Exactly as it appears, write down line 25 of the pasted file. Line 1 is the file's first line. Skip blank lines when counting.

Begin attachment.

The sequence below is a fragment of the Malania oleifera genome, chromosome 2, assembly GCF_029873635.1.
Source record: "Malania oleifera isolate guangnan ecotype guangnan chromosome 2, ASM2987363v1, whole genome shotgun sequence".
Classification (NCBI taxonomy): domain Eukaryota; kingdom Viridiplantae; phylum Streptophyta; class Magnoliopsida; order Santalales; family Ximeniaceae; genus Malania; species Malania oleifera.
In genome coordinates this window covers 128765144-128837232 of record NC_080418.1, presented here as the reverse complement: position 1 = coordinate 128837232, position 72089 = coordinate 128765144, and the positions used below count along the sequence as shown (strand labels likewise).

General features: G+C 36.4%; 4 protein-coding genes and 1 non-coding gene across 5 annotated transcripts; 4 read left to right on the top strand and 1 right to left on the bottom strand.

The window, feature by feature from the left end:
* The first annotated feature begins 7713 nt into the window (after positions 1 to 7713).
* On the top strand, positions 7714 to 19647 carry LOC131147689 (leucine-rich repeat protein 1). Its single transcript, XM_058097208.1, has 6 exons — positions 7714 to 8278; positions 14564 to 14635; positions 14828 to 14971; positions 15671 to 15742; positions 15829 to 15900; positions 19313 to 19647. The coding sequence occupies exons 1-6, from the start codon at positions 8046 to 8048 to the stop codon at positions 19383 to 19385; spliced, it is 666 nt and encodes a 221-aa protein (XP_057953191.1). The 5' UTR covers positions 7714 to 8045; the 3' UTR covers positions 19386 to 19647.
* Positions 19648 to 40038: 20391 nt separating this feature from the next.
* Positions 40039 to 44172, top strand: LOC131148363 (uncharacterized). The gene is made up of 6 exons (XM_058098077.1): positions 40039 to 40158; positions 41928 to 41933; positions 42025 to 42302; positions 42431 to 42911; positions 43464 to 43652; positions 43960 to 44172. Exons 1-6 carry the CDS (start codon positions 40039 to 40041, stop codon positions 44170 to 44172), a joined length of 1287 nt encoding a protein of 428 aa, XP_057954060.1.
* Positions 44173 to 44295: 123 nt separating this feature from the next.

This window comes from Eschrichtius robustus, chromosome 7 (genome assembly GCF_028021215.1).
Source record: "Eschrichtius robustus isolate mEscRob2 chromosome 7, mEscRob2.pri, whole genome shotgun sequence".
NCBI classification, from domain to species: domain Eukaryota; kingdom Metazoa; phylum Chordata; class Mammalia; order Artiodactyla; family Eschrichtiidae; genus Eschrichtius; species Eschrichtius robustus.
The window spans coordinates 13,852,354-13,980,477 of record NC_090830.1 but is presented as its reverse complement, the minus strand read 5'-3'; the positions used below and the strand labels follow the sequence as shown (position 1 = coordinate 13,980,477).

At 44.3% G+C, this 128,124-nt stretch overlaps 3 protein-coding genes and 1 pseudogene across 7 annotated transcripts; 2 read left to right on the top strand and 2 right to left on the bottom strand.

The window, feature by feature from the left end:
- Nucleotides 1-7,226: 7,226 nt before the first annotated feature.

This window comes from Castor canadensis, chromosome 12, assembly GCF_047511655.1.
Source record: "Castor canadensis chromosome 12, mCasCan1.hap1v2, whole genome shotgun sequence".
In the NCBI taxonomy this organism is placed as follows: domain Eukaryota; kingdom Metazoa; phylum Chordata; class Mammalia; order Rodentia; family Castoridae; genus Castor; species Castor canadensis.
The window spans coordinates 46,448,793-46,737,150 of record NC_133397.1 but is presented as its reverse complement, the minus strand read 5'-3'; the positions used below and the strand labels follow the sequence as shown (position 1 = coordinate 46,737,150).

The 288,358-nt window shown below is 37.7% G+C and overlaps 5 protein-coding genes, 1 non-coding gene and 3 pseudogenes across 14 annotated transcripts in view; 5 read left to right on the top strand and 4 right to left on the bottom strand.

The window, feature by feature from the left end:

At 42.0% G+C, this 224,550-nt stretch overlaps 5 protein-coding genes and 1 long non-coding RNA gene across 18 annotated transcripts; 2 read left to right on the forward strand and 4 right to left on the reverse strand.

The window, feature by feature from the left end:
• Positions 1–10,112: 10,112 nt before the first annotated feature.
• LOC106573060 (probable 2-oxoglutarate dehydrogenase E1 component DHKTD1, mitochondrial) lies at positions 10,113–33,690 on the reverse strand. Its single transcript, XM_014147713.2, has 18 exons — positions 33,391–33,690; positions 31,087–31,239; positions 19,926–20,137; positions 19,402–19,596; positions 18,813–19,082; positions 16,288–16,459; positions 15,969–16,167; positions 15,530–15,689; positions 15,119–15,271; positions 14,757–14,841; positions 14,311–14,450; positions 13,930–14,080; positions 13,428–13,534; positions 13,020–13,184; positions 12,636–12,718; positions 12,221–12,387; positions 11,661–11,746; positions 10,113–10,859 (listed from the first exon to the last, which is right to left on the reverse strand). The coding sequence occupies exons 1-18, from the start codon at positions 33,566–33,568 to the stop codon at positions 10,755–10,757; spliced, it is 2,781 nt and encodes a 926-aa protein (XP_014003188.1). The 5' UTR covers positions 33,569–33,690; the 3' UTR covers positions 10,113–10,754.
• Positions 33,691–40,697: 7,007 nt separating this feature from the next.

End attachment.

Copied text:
At 42.0% G+C, this 224,550-nt stretch overlaps 5 protein-coding genes and 1 long non-coding RNA gene across 18 annotated transcripts; 2 read left to right on the forward strand and 4 right to left on the reverse strand.